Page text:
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TV's Evolution Brings New Profit Squabbles

As the industry tinkers with formats such as video on demand, the players are ironing out who gets the money.

January 17, 2006|Meg James | Times Staff Writer

Beginning this month, many Comcast Corp. cable subscribers who miss an episode of the CBS hit "CSI: Crime Scene Investigation" can pay to see it later. Next month, they will be able to use the same video-on-demand service to watch previous installments of the network's reality game show "The Amazing Race."

But when consumers fork over their 99 cents to see forensic investigators or globe-trotting contestants, who gets the money? And who controls the so-called VOD window?

That's what CBS and Walt Disney Co.'s Touchstone Television have been squabbling over lately. Ever since November, when CBS and Comcast announced their video-on-demand partnership, Touchstone has been crying foul, say several executives on both sides of the deal. The reason: Touchstone, which co-owns "The Amazing Race" with CBS, wasn't consulted before the deal was struck.

"These are areas that have to be ironed out," said Bertram van Munster, the creator and executive producer of the Emmy-winning show.

The Touchstone-CBS spat is hardly unique. As television executives scramble to exploit new technologies and make their shows available in as many formats as possible, they are facing scrutiny from many quarters -- retailers, advertisers, TV producers, actors and writers -- that fear their interests are being ignored.

Because existing licensing agreements signed as little as two years ago do not address how to split revenues from video-on-demand or video iPod downloads, every new deal -- however small -- is being closely watched.

"Right now, it's a low-money but a high-stakes game," said Rick Rosen, a partner at Hollywood talent agency Endeavor. "There's not much money involved at this point, but in the future it will be a tremendous amount. So any deal could be precedent-setting."

Hollywood's guilds are particularly concerned. Labor leaders fear a repeat of the early 1980s, when movie executives convinced them that revenue from videocassette tapes would never amount to much. The guilds accepted a much smaller cut of the profits from home entertainment, then watched as VHS and, later, DVDs mushroomed into a multibillion-dollar-a-year business and the studios' biggest moneymaker.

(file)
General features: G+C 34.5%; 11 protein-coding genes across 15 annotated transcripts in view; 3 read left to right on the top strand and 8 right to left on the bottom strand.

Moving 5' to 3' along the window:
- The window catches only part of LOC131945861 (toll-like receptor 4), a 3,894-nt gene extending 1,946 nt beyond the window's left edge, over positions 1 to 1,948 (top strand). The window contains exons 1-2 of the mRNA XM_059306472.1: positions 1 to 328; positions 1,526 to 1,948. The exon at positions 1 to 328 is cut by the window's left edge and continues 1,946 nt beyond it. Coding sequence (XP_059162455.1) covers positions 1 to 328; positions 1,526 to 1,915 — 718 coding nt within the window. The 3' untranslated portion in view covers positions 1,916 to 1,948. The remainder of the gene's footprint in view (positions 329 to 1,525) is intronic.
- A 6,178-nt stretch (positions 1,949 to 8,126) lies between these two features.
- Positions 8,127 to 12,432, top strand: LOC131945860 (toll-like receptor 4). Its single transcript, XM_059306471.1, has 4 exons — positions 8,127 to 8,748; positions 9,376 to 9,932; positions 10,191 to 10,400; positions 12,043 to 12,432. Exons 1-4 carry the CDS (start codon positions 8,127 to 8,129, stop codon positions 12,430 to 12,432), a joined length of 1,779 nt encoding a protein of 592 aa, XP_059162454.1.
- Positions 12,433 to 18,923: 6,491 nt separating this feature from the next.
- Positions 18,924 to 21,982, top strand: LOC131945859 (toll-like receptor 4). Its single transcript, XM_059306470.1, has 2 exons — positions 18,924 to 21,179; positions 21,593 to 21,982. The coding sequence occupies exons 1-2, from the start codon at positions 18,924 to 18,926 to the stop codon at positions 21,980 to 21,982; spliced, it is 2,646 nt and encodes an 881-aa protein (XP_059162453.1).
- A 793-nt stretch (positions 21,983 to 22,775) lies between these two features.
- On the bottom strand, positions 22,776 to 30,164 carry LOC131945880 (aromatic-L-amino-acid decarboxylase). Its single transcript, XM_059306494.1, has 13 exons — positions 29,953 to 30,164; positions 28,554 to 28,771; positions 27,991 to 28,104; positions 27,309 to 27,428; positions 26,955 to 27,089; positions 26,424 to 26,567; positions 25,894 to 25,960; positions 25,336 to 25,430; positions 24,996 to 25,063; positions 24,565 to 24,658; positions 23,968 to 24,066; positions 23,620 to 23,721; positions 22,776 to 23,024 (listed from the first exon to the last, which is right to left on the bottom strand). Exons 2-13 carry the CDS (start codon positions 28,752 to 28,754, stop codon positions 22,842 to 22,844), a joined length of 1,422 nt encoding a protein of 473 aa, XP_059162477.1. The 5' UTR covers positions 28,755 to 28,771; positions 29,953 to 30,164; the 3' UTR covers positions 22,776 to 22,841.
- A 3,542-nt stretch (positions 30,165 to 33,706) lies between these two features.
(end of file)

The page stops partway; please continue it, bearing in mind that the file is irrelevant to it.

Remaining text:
Now that technology has created yet more formats, said Patric Verrone, president of the Writers Guild of America, West, "this is really a galvanizing issue that some of our TV writers didn't see coming quite as rapidly as it has."

The dust-up between CBS and Disney's Touchstone centers on whether the network has the unilateral right to offer video on demand as part of its licensing agreement, which gives the network the first "window" of exhibition, typically defined as one season.

CBS' position is that because the video-on-demand release piggybacks on the marketing push it put behind its shows, the network should reap the rewards. Not only that, but most consumers identify a show with the network that the show airs on, not the TV studio that produces it.

Touchstone, however, has accused CBS of overstepping when it made a deal involving "The Amazing Race."

Executives at CBS and Touchstone declined to comment.

Some worry that the CBS-Comcast deal and others like it are nothing more than "land grabs," in the words of one top executive. But network executives describe them as experiments. Just as ratings on TV pilots reveal what viewers want to see, these deals may shed light on what delivery options consumers will embrace.

After all, networks are under pressure too. Their advertising revenues are shrinking at the same time that production costs, for items such as big-name stars' salaries and high-quality visual effects, are soaring. These days, TV production studios are commanding $750,000 to $900,000 to license a new half-hour comedy. The licensing fees for hourlong dramas are about $1.2 million to $1.6 million for each episode. And that buys a network only the ability to run an episode two or three times during the season.

TV production chiefs say they too are getting squeezed. In the past, the huge profits they reaped from a mega-hit such as Warner Bros. Television's "Friends" or 20th Century Fox Television's "The Simpsons" more than covered their inevitable flops, which cost hundreds of millions of dollars each year. And a show like "Friends," which made more than $1 billion in syndication, was a gift that kept on giving.

But now, the success of television show DVDs and next-day downloads of episodes are threatening the business model that has been in place for nearly half a century. So-called repeat values -- the amount that can be charged to run a show in syndication -- are expected to drop if everyone has already seen the show on a DVD or video on demand.

Still, many media executives hope the new technologies will make even more money not just for their companies but also for everyone involved.

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